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Banking on Mutual Funds

Indian investors have always believed in bank deposits. Now mutual fund houses are trying to woo them through customised schemes.

twitter-logo Dipak Mondal        Print Edition: April 3, 2011

Mutual funds, or MFs, are trying hard to wean away the conservative Indian investor from bank deposits. MFs, over the last decade have emerged as a popular investment option, as they offer a wide array of products aimed at investors with varied risk appetites and investment objectives. But still, over 40 per cent of household savings, according to a Karvy Private Wealth report, find their way into bank deposits. The MF industry, which has been able to tap just about 3.8 per cent of household savings till now, is planning to bite into that pie with greater product diversification and innovation.

Several companies have launched a slew of products with risk profiles and tenures. Money Today does an in-depth analysis of schemes that offer some interesting alternatives to the bank-obsessed investor. Here is a look at the fare on offer.

Liquid funds vs savings accounts
The primary objective of having a savings account with a bank is to ensure that your surplus cash remains safe and completely liquid. Along with this, you also earn a yearly interest of 3.5 per cent. Liquid schemes of funds come very close to such accounts.

Such schemes are often used by high net worth individuals, or HNIs as savings accounts. Money in a liquid fund can be redeemed within a day of submission of a withdrawal application. These funds invest in money market instruments - certificates of deposit, commercial paper, treasury bills, government securities and other debt papers with maturities of up to 91 days.

Besides being liquid in nature, these funds offer higher and more tax-efficient returns than your savings accounts. While you earn an annual interest of 3.5 per cent in savings account, by investing in liquid funds you make 5.5 per cent on an average. You can invest for as short a period as one day. No exit load is charged for withdrawal.

Abhinav Angirish, founder and managing director, Abchlor Investment Advisors, says: "One can invest in liquid funds for very short periods - a day or a fortnight. No banks would allow you to open a savings account for such a small period. The interest rate is also higher than that offered by a savings account."

How liquid funds beat savings accounts: The net asset value, or NAV, of liquid funds are declared even on Saturdays and Sundays. Besides, the investment is done on the previous day's NAV. These two features attract a large number of investors to such funds.

 
Abhinav Angirish, Founder and MD, Abchlor Investment Advisors

You can invest in liquid funds even for a day or two. You can't open a savings bank account for such a short period.
Abhinav Angirish, Founder and MD, Abchlor Investment Advisors

Consider a situation where you have received a large sum on a Friday to be used for a certain purpose on Monday. So, instead of keeping the money in your bank, you can invest it in a liquid fund at Thursday's NAV and earn a decent return.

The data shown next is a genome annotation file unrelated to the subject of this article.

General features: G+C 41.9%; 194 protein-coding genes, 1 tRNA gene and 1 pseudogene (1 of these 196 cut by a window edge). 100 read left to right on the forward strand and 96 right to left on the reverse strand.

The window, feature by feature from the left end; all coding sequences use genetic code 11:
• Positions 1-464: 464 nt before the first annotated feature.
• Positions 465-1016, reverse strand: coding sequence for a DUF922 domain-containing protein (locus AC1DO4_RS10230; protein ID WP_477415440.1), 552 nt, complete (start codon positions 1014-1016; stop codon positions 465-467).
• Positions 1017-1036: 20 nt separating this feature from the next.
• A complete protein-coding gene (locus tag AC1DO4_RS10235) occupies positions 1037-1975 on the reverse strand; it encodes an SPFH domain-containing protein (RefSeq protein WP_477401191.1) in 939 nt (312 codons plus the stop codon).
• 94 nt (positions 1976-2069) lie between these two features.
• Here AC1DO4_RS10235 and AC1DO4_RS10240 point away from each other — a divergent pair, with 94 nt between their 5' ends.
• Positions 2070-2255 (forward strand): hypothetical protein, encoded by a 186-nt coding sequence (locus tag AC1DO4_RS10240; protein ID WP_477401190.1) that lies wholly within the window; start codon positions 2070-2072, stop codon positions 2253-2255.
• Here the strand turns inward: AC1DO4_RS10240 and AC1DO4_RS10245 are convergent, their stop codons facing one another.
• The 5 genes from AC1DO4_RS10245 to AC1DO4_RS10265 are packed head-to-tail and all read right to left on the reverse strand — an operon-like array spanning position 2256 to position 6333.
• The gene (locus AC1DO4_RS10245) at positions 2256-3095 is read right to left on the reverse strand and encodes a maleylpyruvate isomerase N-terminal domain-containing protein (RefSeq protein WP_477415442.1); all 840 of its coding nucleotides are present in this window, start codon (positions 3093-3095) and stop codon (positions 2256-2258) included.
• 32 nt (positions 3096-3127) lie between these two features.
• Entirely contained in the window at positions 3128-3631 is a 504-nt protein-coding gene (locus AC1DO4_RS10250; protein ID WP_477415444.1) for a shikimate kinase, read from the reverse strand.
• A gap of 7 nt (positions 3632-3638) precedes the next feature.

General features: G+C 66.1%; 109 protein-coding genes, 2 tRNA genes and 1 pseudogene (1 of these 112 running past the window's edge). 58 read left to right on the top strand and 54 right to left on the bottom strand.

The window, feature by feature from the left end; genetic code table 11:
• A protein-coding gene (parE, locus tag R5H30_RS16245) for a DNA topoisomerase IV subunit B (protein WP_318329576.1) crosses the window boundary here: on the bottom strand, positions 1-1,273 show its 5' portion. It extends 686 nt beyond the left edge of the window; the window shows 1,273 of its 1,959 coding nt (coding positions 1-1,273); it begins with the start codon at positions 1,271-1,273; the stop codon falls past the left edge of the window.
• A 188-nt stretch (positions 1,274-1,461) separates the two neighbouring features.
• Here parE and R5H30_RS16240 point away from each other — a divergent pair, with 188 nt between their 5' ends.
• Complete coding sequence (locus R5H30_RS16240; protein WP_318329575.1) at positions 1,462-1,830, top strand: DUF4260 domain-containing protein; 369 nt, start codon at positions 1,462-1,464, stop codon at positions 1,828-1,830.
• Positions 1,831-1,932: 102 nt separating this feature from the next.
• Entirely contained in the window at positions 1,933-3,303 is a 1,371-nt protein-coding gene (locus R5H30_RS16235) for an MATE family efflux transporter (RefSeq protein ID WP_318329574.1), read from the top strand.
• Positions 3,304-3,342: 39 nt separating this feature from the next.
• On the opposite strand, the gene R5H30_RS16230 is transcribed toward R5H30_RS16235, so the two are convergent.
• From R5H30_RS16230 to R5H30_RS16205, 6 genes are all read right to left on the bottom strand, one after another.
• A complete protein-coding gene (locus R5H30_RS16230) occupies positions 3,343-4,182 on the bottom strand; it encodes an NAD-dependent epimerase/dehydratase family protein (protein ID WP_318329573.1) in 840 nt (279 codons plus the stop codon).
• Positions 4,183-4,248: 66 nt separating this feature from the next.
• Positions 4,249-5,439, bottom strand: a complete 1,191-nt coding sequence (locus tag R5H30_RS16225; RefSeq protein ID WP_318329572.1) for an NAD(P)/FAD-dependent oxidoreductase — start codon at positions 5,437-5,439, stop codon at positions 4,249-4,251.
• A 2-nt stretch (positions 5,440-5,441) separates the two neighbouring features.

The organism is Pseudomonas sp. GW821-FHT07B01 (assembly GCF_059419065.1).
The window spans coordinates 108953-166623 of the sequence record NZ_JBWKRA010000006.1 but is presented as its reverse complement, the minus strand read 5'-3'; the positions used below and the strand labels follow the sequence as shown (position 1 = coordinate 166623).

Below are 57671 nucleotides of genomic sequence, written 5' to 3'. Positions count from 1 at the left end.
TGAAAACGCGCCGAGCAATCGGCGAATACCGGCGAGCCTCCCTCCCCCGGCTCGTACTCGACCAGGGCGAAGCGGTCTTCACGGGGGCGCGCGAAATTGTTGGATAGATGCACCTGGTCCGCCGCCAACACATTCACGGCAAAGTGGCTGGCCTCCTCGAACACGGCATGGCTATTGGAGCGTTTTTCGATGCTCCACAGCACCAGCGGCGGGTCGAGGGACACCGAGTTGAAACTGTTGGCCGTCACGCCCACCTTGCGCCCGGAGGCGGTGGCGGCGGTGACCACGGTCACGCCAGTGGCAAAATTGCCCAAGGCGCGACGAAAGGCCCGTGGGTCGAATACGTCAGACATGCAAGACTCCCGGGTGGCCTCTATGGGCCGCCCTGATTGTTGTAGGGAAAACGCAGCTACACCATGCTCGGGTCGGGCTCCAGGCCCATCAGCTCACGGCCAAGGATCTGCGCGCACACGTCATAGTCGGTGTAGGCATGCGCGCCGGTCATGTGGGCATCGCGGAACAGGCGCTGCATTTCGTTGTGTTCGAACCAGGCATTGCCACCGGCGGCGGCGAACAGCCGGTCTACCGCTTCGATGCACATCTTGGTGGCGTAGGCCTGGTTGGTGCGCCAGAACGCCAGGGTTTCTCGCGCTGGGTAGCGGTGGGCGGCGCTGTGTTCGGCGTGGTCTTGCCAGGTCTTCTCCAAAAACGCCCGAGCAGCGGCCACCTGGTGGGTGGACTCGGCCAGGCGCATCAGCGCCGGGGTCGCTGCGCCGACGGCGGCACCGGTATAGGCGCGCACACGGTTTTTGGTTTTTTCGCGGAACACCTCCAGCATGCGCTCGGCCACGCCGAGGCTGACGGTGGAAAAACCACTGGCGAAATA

Another strategy used by investors to benefit from liquid MFs is to invest a certain amount in a liquid fund and systematically transfer it to an equity fund. This strategy helps you gain from the liquid fund as well as from the equity fund.

A similar approach is used by Bharti AXA liquidity scheme to woo investors. The daily gains from Bharti AXA Liquid Fund and Treasury Advantage Fund are transferred to Bharti AXA Equity Fund or Bharti AXA Focused Infrastructure Fund. Prateek Agrawal, head, equity at Bharti AXA Investment Manager, says: "The average annual return given by liquid funds is between 5 and 5.5 per cent. If you transfer only the daily gains from liquid funds to equity funds, it will not only give capital protection benefits but also high equity returns."

But so far, these funds are mostly used by institutions and HNIs for parking their short-term surplus money. However, financial planners say retail investors should also look at these funds to make smart gains.

Tax implications and expenses: There is no getting away from tax on dividend income which is 25 per cent for liquid funds and 12.5 per cent for other debt funds. Also, capital gains tax is applicable on liquid funds, as it is for all debt funds. In a typical debt fund, the long-term capital gains tax without indexation is 10 per cent, while it is 20 per cent with indexation.

Short-term capital gains tax is deducted based on your income tax slab. Indexation here means adjusting your tax liabilities to inflation. The fee charged by liquid funds is usually lower - it ranges from 1 per cent to 1.5 per cent of the corpus invested.

Fixed maturity plans vs fixed deposits
According to the RBI, around Rs 48 lakh crore is invested in bank fixed deposits, or FDs, in the country. And the typical FD investor is hard to please - he is conservative and is not only looking for capital protection but also guaranteed returns. But, the nature of the MF beast is such that it cannot completely guarantee returns. However, some funds have come out with schemes that have very low-risk portfolios and often generate better returns than FDs, even though they do not guarantee capital appreciation.

 
Anil Rego, Chief Executive Offi cer, Rights Horizon

Equity exposure of MIPs makes them more attractive than bank monthly income schemes in terms of returns
Anil Rego, Chief Executive Officer, Rights Horizon